However, according to those who created and maintain Thomas Jefferson’s Monticello web site, the earliest known appearances of that “quote” in print were in 2004, and there is no evidence to confirm that Thomas Jefferson ever said or wrote such a statement. In fact, they found that the source of that statement's attribution to Thomas Jefferson is unknown, after searching the following sources for its earliest appearance in print: Google Books, Google Scholar, Amazon.com, Internet Archive, America's Historical Newspapers, American Broadsides and Ephemera Series I, Early American Imprints Series I and II, Early English Books Online, Eighteenth Century Collections Online, 19th Century U.S. Newspapers, and American Periodicals Series Online.
Another false quote that's been spread around the Internet is this: “The Democracy will cease to exist when you take away from those who are willing to work and give to those who would not.” 
That quotation has not been found in any of the writings of Thomas Jefferson. It is merely misleading propaganda spread in recent years by right-wing Libertarians and Republicans. And the fact is that Jefferson wrote: “I deem it the duty of every man to devote a certain portion of his income for charitable purposes; and that it is his further duty to see it so applied and to do the most good for which it is capable.”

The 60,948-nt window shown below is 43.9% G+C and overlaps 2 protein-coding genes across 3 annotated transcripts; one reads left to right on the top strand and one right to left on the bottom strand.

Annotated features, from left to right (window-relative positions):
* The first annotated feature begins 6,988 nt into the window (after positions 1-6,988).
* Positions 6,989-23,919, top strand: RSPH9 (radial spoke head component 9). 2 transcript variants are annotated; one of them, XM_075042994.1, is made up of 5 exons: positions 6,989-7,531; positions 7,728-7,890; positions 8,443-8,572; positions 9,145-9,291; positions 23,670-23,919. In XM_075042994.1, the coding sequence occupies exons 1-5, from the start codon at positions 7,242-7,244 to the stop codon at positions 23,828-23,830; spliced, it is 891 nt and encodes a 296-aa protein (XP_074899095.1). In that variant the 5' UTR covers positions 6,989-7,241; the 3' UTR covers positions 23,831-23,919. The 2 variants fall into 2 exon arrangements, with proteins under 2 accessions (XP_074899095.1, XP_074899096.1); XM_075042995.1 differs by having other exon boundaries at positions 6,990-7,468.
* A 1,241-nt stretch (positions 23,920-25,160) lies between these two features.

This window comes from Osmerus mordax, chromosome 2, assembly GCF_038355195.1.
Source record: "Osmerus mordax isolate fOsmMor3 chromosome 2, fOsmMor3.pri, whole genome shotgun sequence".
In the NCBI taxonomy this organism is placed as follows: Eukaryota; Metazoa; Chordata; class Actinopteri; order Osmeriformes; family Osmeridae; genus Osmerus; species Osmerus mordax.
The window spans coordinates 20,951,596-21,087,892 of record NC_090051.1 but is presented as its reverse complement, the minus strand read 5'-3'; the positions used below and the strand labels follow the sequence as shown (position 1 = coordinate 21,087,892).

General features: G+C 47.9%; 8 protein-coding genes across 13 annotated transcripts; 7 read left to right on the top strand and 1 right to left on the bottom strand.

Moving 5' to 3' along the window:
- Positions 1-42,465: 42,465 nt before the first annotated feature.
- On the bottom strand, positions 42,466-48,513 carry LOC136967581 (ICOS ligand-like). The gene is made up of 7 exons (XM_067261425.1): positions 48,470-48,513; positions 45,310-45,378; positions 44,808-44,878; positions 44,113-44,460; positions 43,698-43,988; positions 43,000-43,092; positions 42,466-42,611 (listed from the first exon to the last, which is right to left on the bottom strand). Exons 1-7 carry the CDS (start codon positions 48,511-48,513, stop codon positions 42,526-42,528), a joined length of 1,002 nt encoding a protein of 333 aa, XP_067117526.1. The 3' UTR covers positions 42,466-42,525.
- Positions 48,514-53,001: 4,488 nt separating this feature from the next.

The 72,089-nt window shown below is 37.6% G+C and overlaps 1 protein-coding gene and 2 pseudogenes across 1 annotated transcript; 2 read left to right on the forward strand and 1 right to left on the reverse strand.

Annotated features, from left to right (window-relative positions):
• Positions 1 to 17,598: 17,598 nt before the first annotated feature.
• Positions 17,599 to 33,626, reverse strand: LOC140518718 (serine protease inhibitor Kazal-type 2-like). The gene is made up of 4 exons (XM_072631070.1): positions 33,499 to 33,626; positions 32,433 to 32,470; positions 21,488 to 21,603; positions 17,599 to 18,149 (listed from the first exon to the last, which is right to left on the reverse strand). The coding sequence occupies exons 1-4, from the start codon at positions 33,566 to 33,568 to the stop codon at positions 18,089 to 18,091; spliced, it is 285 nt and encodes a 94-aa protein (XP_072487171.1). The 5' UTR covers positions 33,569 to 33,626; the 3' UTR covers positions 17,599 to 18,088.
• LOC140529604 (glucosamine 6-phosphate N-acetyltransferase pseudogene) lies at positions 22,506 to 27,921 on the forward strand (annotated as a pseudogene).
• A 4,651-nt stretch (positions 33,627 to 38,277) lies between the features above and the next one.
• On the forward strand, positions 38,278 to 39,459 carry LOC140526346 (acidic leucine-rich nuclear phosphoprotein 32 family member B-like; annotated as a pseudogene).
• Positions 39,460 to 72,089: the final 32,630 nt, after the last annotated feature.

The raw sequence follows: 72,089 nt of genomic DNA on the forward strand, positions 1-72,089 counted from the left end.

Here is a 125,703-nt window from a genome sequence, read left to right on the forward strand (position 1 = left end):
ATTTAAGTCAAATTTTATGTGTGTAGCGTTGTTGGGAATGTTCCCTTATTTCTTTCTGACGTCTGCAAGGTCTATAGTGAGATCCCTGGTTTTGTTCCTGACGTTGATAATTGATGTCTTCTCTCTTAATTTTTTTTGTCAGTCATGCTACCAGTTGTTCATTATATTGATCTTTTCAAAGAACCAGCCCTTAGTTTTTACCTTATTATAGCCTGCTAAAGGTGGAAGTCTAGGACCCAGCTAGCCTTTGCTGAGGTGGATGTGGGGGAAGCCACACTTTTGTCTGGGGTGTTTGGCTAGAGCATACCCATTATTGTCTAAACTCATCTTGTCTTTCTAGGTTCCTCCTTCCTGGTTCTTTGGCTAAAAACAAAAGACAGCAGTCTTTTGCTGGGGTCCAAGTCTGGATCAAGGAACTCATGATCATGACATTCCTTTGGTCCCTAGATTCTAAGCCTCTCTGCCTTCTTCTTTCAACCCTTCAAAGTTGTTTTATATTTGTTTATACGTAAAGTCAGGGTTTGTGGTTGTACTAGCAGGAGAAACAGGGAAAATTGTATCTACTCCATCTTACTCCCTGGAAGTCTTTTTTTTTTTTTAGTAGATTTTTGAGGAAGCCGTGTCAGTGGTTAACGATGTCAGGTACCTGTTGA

Another attempt to claim that Founders like Jefferson and Madison were against Democracy is based on misinterpretation of one sentence uttered by James Madison on June 26th, 1787 during the Constitutional Convention, and it is misinterpreted to claim that Madison was against Democracy.

You see, on that day during debate regarding the content of the Constitution, Madison did mention that the Senate should protect the “minority of the opulent” as a “balance and check” against any efforts that might be made by the House of Representatives, which was supposed to represent the majority, that would be unfair to the rich minority.

Today there are those on both the far right and the far left who interpret Madison’s words to mean that he was against Democracy and for a Republic in which the wealthiest few would rule by legal mandate, “protected” from majority rule. And those who arrive at that conclusion base it on a paragraph and especially on a sentence that would seem to indicate that government ought to be so constituted as to protect the rich minority against the majority by giving the rich more political and legal power.

However, that is not what Madison said or meant.